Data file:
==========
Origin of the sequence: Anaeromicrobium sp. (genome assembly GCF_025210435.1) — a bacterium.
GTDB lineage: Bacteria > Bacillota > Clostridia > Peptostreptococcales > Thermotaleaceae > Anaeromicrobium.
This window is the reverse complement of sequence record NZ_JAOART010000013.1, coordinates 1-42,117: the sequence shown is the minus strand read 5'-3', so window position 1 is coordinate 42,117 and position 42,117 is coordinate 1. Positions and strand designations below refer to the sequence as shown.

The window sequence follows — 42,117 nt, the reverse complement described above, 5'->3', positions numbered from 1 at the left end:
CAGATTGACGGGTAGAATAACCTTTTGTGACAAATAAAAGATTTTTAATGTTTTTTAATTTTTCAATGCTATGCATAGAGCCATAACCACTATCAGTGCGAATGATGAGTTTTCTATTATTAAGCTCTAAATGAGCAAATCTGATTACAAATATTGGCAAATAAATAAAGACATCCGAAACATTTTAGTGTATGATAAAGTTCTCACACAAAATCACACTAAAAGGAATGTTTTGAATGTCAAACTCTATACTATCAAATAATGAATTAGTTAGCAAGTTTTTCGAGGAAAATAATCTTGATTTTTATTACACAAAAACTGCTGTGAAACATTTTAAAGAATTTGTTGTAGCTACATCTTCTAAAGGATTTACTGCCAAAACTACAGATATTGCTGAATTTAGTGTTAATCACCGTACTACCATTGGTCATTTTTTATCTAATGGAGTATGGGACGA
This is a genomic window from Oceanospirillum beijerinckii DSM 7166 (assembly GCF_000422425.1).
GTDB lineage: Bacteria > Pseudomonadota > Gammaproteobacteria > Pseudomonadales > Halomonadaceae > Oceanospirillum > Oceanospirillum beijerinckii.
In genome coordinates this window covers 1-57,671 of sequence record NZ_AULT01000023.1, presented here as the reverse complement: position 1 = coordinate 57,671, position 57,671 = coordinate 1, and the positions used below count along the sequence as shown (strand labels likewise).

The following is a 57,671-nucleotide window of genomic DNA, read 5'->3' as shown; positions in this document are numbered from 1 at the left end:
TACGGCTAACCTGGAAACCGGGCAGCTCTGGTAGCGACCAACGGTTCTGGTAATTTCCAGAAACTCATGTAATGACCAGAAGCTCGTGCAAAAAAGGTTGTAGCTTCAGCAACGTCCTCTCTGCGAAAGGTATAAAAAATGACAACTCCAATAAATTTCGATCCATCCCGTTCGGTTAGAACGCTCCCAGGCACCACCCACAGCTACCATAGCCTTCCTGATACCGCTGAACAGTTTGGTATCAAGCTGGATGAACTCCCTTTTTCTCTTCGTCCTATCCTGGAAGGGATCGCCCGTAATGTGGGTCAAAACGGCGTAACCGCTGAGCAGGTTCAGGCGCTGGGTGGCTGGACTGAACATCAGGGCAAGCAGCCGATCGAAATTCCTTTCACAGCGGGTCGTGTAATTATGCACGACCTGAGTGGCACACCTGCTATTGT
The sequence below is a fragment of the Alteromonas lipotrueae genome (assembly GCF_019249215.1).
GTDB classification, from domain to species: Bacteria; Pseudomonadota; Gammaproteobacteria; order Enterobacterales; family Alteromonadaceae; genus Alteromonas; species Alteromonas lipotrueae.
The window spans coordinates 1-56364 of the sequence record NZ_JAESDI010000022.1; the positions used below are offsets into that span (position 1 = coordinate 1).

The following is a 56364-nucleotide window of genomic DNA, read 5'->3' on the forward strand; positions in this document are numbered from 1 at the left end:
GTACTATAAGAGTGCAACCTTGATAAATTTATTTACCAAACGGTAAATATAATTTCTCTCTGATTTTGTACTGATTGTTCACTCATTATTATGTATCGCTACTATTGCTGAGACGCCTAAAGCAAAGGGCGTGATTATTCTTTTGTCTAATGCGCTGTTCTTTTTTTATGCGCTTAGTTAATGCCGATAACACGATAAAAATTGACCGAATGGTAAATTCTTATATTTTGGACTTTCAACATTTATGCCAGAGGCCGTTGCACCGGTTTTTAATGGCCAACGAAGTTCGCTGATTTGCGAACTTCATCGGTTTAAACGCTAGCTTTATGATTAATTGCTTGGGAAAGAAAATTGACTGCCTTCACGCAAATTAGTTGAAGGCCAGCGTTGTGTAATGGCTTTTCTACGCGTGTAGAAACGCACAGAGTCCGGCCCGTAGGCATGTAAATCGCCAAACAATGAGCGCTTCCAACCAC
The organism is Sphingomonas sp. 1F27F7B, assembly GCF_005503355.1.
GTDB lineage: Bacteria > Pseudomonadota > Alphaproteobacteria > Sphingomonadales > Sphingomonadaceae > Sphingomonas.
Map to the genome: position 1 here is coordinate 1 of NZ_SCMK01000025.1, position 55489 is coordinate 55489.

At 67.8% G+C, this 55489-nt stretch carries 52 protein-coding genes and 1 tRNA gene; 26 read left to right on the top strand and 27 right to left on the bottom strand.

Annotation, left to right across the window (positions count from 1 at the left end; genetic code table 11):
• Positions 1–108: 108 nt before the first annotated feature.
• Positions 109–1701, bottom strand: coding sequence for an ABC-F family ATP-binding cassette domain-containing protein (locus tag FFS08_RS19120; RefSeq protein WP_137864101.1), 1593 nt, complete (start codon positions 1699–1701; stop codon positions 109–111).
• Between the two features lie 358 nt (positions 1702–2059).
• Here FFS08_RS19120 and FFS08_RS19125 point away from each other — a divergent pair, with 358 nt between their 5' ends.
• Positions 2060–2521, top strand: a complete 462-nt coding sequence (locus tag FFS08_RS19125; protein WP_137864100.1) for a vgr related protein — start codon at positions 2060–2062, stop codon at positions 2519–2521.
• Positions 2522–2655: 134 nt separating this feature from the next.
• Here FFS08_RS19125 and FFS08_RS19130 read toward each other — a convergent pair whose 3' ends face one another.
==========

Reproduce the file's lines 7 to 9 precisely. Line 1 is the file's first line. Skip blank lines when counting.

GTDB lineage: Bacteria > Pseudomonadota > Gammaproteobacteria > Pseudomonadales > Halomonadaceae > Oceanospirillum > Oceanospirillum beijerinckii.
In genome coordinates this window covers 1-57,671 of sequence record NZ_AULT01000023.1, presented here as the reverse complement: position 1 = coordinate 57,671, position 57,671 = coordinate 1, and the positions used below count along the sequence as shown (strand labels likewise).

The following is a 57,671-nucleotide window of genomic DNA, read 5'->3' as shown; positions in this document are numbered from 1 at the left end: